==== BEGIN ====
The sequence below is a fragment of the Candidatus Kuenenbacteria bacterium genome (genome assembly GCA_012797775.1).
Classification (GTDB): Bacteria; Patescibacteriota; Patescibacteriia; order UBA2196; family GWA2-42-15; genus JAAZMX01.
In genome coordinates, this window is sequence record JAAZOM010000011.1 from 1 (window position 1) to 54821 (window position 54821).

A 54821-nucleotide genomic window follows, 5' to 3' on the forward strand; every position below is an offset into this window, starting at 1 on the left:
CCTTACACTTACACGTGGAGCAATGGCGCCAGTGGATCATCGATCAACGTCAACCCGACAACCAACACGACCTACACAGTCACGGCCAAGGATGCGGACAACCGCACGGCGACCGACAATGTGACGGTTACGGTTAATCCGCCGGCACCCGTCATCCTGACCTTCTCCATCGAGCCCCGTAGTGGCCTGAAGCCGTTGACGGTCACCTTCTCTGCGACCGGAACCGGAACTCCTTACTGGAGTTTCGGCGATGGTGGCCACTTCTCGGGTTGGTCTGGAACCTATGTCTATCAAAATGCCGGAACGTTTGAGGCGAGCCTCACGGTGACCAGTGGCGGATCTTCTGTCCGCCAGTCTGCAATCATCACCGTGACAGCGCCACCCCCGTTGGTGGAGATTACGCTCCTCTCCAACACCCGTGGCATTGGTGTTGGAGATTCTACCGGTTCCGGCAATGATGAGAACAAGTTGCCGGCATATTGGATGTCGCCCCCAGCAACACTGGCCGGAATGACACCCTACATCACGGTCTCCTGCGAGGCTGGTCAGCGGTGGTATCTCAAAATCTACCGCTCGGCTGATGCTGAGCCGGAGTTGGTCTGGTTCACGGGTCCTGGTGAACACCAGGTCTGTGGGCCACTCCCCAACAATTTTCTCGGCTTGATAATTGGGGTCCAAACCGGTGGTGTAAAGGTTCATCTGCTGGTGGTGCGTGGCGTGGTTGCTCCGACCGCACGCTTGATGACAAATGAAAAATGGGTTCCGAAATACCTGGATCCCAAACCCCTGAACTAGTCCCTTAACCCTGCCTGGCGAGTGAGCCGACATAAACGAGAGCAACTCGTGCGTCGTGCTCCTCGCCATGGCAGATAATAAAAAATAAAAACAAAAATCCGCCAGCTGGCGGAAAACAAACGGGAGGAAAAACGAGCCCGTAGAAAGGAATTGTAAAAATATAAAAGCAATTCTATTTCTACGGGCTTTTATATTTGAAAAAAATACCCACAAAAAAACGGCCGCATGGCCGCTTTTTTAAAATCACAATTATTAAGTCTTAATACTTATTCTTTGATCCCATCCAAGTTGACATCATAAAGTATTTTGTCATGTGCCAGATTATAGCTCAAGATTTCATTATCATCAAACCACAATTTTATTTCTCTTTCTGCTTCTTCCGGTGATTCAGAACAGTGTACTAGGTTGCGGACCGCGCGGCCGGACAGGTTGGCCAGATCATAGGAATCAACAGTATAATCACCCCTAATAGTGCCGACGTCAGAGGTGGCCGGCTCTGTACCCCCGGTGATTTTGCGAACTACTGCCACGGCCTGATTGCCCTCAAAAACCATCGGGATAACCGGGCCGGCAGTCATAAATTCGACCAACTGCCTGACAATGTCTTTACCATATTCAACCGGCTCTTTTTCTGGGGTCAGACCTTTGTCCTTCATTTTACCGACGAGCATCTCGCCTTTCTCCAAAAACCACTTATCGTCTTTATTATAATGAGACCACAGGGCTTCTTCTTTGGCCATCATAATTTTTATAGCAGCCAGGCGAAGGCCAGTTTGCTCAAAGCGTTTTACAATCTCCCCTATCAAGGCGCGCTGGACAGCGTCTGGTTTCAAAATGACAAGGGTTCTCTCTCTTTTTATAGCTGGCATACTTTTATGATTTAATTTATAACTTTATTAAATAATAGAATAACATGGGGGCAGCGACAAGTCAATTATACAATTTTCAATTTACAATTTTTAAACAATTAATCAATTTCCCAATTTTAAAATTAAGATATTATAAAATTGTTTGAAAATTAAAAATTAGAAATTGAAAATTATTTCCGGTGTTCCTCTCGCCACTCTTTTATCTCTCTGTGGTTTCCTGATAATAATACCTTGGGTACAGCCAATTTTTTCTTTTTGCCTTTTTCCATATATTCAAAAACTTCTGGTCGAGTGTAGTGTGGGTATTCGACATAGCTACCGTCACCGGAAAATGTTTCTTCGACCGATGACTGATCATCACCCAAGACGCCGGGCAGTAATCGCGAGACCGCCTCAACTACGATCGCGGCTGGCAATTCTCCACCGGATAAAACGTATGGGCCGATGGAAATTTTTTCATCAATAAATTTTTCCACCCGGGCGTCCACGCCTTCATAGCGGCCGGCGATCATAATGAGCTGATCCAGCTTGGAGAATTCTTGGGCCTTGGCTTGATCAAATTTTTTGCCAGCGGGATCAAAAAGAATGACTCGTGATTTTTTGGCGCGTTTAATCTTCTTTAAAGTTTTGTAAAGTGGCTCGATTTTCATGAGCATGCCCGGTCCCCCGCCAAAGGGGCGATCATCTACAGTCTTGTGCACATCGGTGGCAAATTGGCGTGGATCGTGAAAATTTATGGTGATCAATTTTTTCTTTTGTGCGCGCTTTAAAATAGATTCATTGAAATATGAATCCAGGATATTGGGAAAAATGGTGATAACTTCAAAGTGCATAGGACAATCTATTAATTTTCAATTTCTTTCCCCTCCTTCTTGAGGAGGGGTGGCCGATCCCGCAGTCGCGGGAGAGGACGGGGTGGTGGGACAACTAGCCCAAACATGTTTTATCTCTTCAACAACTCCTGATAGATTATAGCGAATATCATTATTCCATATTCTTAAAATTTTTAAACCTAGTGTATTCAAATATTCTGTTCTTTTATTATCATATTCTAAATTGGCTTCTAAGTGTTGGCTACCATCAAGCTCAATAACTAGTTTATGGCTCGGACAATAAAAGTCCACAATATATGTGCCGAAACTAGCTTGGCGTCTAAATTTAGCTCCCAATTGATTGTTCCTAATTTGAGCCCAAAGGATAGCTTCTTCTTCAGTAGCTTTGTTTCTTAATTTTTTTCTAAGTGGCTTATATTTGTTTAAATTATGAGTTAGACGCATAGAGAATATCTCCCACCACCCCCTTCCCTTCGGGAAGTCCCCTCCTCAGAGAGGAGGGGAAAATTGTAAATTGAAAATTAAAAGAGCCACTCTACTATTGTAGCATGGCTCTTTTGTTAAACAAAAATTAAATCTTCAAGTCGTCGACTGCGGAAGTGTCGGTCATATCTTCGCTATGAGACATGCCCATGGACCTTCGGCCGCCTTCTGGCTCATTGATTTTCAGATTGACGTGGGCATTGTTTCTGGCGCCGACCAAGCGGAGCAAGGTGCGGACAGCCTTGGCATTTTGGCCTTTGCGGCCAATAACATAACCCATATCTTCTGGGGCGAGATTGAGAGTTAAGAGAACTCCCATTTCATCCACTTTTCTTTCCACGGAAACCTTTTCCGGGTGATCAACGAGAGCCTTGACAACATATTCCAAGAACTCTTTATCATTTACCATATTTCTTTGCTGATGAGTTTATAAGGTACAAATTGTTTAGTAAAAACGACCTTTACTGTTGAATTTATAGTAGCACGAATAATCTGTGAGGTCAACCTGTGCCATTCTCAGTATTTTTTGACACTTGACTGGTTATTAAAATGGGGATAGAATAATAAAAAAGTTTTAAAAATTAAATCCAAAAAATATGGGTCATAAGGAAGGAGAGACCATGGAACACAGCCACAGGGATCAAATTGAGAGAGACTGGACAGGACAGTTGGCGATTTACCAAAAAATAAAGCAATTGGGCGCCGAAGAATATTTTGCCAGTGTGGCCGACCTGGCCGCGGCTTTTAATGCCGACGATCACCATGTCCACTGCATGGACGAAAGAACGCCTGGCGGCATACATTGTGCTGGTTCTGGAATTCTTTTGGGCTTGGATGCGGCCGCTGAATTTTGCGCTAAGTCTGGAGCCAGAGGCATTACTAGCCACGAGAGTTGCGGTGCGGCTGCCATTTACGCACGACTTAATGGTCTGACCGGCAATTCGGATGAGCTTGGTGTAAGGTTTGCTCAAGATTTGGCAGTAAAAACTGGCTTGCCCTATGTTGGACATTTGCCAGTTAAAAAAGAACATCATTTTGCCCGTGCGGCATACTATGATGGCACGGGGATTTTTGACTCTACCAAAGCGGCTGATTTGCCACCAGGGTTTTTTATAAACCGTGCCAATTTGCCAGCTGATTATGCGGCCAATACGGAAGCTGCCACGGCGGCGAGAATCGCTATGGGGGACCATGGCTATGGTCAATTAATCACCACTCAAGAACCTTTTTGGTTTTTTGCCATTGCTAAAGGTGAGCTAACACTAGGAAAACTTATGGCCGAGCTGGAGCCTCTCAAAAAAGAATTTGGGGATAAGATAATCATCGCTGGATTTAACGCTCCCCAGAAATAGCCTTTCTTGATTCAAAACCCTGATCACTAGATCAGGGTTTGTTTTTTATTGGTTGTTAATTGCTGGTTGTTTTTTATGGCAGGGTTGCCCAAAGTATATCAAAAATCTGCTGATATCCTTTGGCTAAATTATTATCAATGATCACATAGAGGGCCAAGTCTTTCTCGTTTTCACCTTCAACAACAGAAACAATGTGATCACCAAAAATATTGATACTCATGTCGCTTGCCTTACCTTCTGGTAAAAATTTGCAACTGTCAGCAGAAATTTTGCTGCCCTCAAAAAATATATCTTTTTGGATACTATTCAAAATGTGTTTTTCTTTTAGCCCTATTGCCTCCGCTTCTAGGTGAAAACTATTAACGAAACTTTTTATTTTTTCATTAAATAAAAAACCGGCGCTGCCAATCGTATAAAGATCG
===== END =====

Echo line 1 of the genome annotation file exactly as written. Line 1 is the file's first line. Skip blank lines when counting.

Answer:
The sequence below is a fragment of the Candidatus Kuenenbacteria bacterium genome (genome assembly GCA_012797775.1).